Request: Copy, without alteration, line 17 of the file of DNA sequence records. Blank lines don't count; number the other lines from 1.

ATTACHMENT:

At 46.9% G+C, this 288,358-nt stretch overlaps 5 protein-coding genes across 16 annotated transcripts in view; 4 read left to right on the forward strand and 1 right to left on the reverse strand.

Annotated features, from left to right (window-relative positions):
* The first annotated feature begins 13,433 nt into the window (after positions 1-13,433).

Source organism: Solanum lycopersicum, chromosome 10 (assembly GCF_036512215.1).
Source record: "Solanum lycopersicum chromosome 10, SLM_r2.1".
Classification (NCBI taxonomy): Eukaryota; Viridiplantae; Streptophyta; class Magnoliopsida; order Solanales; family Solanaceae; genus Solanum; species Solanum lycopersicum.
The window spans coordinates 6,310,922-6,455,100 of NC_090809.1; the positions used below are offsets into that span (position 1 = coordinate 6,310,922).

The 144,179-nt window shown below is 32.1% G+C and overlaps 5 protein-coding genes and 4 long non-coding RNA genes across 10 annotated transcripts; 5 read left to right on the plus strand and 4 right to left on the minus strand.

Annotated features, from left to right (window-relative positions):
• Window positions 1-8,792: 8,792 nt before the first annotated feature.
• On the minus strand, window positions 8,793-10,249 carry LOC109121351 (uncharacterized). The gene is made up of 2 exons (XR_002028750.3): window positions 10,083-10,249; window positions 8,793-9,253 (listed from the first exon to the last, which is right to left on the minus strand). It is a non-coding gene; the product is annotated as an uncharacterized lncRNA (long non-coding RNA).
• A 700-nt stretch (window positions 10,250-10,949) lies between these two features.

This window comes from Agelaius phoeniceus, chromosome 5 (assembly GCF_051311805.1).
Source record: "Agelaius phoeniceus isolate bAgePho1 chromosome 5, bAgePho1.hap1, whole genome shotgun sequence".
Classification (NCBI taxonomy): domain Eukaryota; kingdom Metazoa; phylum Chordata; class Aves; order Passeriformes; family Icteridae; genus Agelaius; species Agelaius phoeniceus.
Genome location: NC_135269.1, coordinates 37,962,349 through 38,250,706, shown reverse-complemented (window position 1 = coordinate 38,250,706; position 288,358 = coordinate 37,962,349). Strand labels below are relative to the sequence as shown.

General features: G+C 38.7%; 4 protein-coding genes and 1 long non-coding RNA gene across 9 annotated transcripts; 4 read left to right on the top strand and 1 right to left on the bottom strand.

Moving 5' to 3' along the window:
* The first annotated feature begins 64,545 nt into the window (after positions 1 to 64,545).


General features: G+C 38.7%; 4 protein-coding genes and 1 long non-coding RNA gene across 9 annotated transcripts; 4 read left to right on the top strand and 1 right to left on the bottom strand.